Briana Ortiz is an ER doctor and has a lot going on. She is recently divorced (her husband cheated on her), she is hoping to get a promotion at work, and her brother is in desperate need of a new kidney. There's a lot on her plate, so when a new ER doctor, Jacob Maddox, enters the scene, she assumes that he will want the new job that is up for grabs. But things aren't as they appear with Jacob. He doesn't want the job; in fact, he has his own issues starting with clinical anxiety and the fact that his girlfriend dumped him for his brother. So, obviously, when Briana and Jacob meet they both have a lot of baggage. After a really bad first impression, Jacob writes Briana a letter and then they start corresponding that way and actually hit it off. The letters level up to lunch dates and so much more. Abby Jimenez's Yours Truly is a delightful rom-com that had me laughing out loud and while the novel touches on serious issues at times, it never feels overly dark.

I really enjoyed Briana from the start of
Yours Truly. I thought she was a really fun character and her glitter revenge and other scenes had me cackling. Her dedication to her brother tugged on my heartstrings and I appreciated that Jimenez highlighted chronic health issues and how they can impact an entire family as well as the toll it takes mentally. Jimenez adds her own personal health issues in the author's note at the end of Yours Truly, so I really appreciated that as well and I think many readers can relate to it. So, needless to say, I was rooting for Briana.

Jacob is a picture-perfect boyfriend in Yours Truly. I mean he offers to donate his kidney to Briana's brother. He writes letters. He has houseplants! His family is laugh-out-loud hilarious. Need I say more? The one issue he has is clinical anxiety and I think Jimenez does a brilliant job showing us through Jacob how that can impact a person both socially and at work. While I didn't really buy that he would donate his kidney so soon, I appreciated the sentiment and adored his character.

There are many common tropes in
Yours Truly--fake dating for starts, but Jimenez makes it feel fresh and fun. Many readers will enjoy this romance and I think it would be a great one to throw in your beach bag this summer. I listened to the audio version and really enjoyed it as well. A solid romance!

Are you a fan of Jimenez? Have you read
Yours Truly yet? Let me know your thoughts in the comments below. 

Wednesday, June 14, 2023

Book Review: The Five-Star Weekend by Elin Hilderbrand

Pages: 384
Genre: Adult Fiction
Pub. Date: 6/13/2023
Publisher: Little, Brown & Co
Source: Publisher for review
Other Books By Author: Golden Girl,  The Hotel Nantucket,
My Rating: 4 out of 5 stars

Goodreads says, "Hollis Shaw’s life seems picture-perfect. She’s the creator of the popular food blog Hungry with Hollis and is married to Matthew, a dreamy heart surgeon. But after she and Matthew get into a heated argument one snowy morning, he leaves for the airport and is killed in a car accident. The cracks in Hollis’s perfect life—her strained marriage and her complicated relationship with her daughter, Caroline—grow deeper. So when Hollis hears about something called a “Five-Star Weekend”—one woman organizes a trip for her best friend from each phase of her her teenage years, her twenties, her thirties, and midlife—she decides to host her own Five-Star Weekend on Nantucket. But the weekend doesn’t turn out to be a joyful Hallmark movie. The husband of Hollis’s childhood friend Tatum arranges for Hollis’s first love, Jack Finigan, to spend time with them, stirring up old feelings. Meanwhile, Tatum is forced to play nice with abrasive and elitist Dru-Ann, Hollis’s best friend from UNC Chapel Hill. Dru-Ann’s career as a prominent Chicago sports agent is on the line after her comments about a client’s mental health issues are misconstrued online. Brooke, Hollis’s friend from their thirties, has just discovered that her husband is having an inappropriate relationship with a woman at work. Again! And then there’s Gigi, a stranger to everyone (including Hollis) who reached out to Hollis through her blog. Gigi embodies an unusual grace and, as it happens, has many secrets. The Five-Star Weekend is a surprising and captivating story about friendship, love, and self-discovery set on Nantucket. It will be a weekend like no other."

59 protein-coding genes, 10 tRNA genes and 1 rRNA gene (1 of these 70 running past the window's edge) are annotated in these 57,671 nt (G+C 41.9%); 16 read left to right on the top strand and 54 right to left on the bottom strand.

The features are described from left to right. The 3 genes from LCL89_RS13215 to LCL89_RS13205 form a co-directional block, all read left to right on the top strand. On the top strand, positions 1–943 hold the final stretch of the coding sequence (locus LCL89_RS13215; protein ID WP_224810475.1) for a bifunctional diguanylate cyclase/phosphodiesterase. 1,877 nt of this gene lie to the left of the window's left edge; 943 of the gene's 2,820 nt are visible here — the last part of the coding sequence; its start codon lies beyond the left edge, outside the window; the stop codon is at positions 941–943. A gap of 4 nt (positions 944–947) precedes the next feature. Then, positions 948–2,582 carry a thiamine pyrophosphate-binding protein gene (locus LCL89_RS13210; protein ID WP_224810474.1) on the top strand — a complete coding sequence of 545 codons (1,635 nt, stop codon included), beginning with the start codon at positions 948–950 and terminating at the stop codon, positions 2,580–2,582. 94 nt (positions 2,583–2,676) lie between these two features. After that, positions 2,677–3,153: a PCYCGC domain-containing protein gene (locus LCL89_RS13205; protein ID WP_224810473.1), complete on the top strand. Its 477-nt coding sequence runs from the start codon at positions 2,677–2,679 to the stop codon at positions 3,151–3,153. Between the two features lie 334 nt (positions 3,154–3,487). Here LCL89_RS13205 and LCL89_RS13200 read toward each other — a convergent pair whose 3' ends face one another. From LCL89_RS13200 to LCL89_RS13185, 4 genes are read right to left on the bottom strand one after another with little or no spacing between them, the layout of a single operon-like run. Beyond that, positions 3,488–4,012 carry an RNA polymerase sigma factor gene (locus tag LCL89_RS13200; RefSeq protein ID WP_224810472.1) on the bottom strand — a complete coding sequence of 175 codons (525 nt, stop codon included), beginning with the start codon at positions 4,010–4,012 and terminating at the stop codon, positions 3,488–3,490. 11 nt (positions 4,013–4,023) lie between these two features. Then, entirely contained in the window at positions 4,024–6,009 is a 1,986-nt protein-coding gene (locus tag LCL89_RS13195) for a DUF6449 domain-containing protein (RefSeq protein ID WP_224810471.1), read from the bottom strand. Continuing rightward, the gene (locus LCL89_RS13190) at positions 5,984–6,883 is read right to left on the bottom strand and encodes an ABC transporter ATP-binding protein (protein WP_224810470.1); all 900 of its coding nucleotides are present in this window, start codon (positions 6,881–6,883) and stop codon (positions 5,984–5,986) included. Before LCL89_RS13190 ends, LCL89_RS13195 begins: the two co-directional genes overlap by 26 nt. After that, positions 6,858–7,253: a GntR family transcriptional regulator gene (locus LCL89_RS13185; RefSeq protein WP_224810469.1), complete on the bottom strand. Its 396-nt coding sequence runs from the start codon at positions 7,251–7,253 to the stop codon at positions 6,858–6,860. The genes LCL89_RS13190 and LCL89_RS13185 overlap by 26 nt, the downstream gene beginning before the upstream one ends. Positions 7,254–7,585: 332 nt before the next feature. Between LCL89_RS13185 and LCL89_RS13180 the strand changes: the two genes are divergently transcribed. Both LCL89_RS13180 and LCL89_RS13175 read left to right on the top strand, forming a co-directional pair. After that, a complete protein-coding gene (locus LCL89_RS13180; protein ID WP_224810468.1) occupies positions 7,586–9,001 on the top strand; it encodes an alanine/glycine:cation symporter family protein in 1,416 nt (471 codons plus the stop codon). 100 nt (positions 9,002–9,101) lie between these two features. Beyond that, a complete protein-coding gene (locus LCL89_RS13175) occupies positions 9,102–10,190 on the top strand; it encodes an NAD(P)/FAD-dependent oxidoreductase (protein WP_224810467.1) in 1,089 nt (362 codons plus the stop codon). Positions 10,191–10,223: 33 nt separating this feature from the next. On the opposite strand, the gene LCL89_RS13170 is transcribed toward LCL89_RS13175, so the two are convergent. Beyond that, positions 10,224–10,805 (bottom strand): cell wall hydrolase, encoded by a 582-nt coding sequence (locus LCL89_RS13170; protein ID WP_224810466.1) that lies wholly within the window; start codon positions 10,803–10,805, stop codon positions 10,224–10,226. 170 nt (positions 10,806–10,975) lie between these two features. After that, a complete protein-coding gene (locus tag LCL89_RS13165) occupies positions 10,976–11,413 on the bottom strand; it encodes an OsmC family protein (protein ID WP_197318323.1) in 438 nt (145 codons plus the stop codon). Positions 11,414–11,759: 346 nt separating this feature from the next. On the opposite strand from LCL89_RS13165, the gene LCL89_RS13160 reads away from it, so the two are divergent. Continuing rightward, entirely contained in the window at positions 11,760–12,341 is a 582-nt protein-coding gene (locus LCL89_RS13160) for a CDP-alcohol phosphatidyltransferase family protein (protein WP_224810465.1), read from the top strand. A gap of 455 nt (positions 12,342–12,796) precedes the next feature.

Hollis Shaw has it all at first glance. She lives in beautiful Wellesley and has a gorgeous vacation home on Nantucket. Her husband is a doctor, her college-age daughter is an aspiring filmmaker, and Hollis is the face behind the wildly popular website Hungry with Hollis complete with a community of food lovers. But peel back the layers of perfection and you can see the cracks that are starting to form. Things with Hollis and her husband are on the rocks, her daughter is angry most of the time, and her family resents her for spending so much time on the internet with her "followers." When her husband decides to not attend their annual Christmas party and go to a work conference instead, Hollis is upset. They have words before he leaves and en route to the airport, he gets into a car crash and dies. Now Hollis's daughter, Caroline, is even more angry and things will never be the same for Hollis. She leaves Wellesley behind for Nantucket, which is her hometown, and comes up with the brilliant idea to boost her mood--host a "five-star" weekend featuring four of her best friends from the various stages of life. There's Tatum, her childhood best friend, and Dru-Ann, her college bestie. Then there's Brooke, her friend from when the children were little, and lastly, Gigi, her internet friend whom she has never met from Hungry with Hollis. She will combine them for a weekend of fun at her house on Nantucket. What could possibly go wrong? Elin Hilderbrand's The Five-Star Weekend is a story about female friendships, the ups and downs of life, and figuring it all out.